He’d been recording in forests, canyons, parks, and wetlands, and I was curious to hear more about the project and his experiences.
He was kind enough to share the story – and not only that: He also shared the recordings he captured, and you can download those for free below! You’re welcome to use those recordings in whatever way you like.
Written by Rick Hernandez
My name is Rick Hernandez, I am a Sr. Sound Designer at Respawn Entertainment & Lead Sound Designer and Field Recordist at Melee Sound Design.
I’ve been recording out on the field for many years, but last year I decided to peruse it at a higher level and the result was the soundpack RUPTURE, published by SoundMorph – and I’ve just released the Dimensions door soundpack.
Recently I got inspired to go out on the field again to record surround ambiences when I rewatched the Soundtacker movie, which is a film about iconic audio recordist Gordon Hempton.
I love recording the sounds of nature and ambiences in surround sound, and I’ve been able to capture some really great recordings in the past, but the setup time and the results can be very frustrating. Setting up a tree with five different microphones takes time, a lot of testing and re adjusting, lots of cables and moving from place to place is very time consuming. Even after setting up everything meticulously, the results were mixed due to wind, weather, and inaccurate imaging.
But recently I got the opportunity to demo a DPA5100 Mobile Surround Microphone. The DPA 5100 is a solidly-built, multicapsuled Surround Sound microphone that uses Windtex fabric technology to nest an array of five capsules. The capsules are Omni-directional and make use of the DPA DiPMic (Directional Pressure Microphone). It is incredibly easy to setup and has a very wide and astonishingly accurate 5.1 imaging.
The DPA 5100 Mobile Surround Microphone
What I like most about the microphone is its wide dynamic range with having low sensitivity to wind noise which is so important when recording exterior ambiences. It also has and incredibly low noise floor and I can conveniently place it on a microphone stand and record surround ambiences in a flash. On to the recording…
Location 1: Angeles National Forest (Pasadena)
The first location I visited was the Angeles National Forest in Pasadena. It has a pretty big waterfall with a long down stream of water leading up to it.
I wanted to record the more delicate steam rather than the white wash white noise of the waterfall. I got there in the early afternoon before the light drizzle and rains that were occurring that week in LA. As you can see from the videos, I was able to easily mount the 5100 on a mic stand and record both up and down the steam. For this field recording trip I took out my amazing Zoom F8 which has the ability to let me record from about 30 feet away using the F8 Control App on my iPad. After I recorded the steam, I also ended up recording the waterfall once I recorded the stream.. figured I was already there.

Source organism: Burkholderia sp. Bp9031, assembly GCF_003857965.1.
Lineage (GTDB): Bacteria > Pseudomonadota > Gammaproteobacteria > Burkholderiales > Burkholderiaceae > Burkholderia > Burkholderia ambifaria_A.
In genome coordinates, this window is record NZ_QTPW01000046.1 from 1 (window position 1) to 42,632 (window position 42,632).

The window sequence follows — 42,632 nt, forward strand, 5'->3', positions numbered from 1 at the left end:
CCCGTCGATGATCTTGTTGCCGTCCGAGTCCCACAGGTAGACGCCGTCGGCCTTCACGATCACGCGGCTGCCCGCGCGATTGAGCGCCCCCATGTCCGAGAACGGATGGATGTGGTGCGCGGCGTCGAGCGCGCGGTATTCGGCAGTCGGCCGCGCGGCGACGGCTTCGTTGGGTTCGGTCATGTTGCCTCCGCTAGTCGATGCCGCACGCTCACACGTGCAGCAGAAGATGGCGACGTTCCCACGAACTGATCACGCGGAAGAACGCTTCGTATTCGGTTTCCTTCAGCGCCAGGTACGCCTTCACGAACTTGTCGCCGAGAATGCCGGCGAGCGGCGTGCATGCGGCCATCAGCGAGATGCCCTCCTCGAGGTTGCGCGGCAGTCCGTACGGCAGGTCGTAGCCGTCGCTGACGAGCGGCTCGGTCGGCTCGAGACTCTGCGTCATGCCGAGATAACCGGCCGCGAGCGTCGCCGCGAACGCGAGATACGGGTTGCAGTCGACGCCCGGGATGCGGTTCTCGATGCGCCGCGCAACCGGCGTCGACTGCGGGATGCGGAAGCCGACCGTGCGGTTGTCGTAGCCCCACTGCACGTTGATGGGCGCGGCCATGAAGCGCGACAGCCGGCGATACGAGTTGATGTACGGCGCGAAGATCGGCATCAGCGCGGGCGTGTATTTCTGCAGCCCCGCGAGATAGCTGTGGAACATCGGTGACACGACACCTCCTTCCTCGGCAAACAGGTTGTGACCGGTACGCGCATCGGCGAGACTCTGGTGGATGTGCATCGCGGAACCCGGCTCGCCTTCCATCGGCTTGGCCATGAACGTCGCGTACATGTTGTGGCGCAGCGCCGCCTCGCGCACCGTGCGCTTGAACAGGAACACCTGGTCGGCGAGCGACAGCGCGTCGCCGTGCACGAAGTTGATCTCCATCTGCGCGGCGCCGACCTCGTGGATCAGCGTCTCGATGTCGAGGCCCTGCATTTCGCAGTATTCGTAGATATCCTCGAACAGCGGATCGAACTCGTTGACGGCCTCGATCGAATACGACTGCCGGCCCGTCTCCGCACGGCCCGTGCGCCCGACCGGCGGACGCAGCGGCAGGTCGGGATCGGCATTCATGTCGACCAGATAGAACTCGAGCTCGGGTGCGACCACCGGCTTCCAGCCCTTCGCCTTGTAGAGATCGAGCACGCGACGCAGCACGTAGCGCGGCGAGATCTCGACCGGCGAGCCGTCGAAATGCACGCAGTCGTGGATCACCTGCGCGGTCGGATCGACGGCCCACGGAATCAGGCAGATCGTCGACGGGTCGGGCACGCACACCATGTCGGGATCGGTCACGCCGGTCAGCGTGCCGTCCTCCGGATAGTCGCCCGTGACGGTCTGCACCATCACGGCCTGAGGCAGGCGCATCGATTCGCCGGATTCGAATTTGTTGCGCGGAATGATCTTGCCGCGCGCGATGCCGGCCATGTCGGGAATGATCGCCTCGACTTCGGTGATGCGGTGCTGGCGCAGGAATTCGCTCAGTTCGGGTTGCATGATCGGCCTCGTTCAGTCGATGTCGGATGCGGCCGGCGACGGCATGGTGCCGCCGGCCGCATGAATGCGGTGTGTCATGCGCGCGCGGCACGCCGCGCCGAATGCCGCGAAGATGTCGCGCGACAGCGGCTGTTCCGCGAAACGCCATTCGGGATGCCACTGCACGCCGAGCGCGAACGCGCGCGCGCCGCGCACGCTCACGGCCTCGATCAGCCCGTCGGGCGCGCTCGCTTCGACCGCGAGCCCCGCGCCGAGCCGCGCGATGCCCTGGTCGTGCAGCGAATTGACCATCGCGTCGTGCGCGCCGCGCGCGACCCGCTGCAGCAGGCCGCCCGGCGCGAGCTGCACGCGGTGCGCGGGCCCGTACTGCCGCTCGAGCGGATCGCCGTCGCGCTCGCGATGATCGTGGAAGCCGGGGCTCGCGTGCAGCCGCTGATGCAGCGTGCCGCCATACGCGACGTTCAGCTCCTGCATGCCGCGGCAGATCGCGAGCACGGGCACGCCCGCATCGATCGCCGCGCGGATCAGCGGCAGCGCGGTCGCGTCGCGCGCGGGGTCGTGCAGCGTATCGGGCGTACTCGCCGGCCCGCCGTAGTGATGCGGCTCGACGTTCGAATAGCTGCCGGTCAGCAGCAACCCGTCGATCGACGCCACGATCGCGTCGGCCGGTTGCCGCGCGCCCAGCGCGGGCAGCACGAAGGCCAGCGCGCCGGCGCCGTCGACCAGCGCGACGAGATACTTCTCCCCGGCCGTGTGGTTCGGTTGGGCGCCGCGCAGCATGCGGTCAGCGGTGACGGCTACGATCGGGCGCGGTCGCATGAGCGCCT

To hear the 5.1 recordings, click through to Soundcloud for each example and download there:
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Location 2: Ballona Wetlands (Playa Del Rey)
After some lunch at the Switzer picnic area, I headed over to the west side to the Ballona Wetlands. It was starting to get darker and the rain that we had gotten in the days prior had brought out the wildlife. There were storks everywhere, frogs were singing and the insects were all about. These wetlands are one of the few remaining in the Los Angeles Basin. These wetlands have been the subject of a battle between developers and environmentalists that has been going on for over twenty years. Hopefully we can preserve this land and its amazing wildlife.
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Location 3: Simi Valley Canyon (Simi Valley)
The next day I went to record at the Simi Valley Canyon. The Simi Valley is a synclinal valley in Southern California connected to the San Fernando Valley. It is an enclosed valley surrounded by mountains and hills. Again there were many birds and other wildlife due to heavy rainfall in the days prior.
One of my favorite things in this location was the local Acorn woodpecker. It’s a small sized bird that when pecking at trees to find food produces a really loud sound the echoes through the valley. I was perched up and elevated on a mountain looking over a neighborhood and the echo on the recordings was very unique.
Location 4: La Crescenta Two Strike Park (La Crescenta)
As I made my way back home from Simi Valley it was about 9:00pm and completely dark. It was raining, so I decided to go to a nearby park near my house that has lots of trees and other vegetation. The rain falling and dripping down the dozens of trees in the surrounding area and creating splashes and puddles that created some really interesting sonic textures. I used the OC5100 Outdoor Cover that is included with the mic to protect the mic from rain and unwanted contact mic sounds. In the past I’ve had to rig an enclosure with hair hog in a process that is impractical and time consuming so the OC5100 is invaluable to anyone recording rain on under rainy conditions.
Recording with surround ambiences was a blast with the DPA 5100. All the gear I needed was my Zoom F8, the DPA 5100 with its cable and both the Outdoor Cover/Windjammer and a microphone stand.
The Zoom F8 Recorder and Zoom Control
The recordings I was able to capture with the Zoom F8 and DPA 5100 were amazing and I’m really happy with the imaging I got from the locations recorded.
Technology is an amazing thing, and with the latest advancements that DPA and Zoom have done in recent years it is now possible to go out on the field and capture pristine sounding Surround Recordings without having to live out of your van.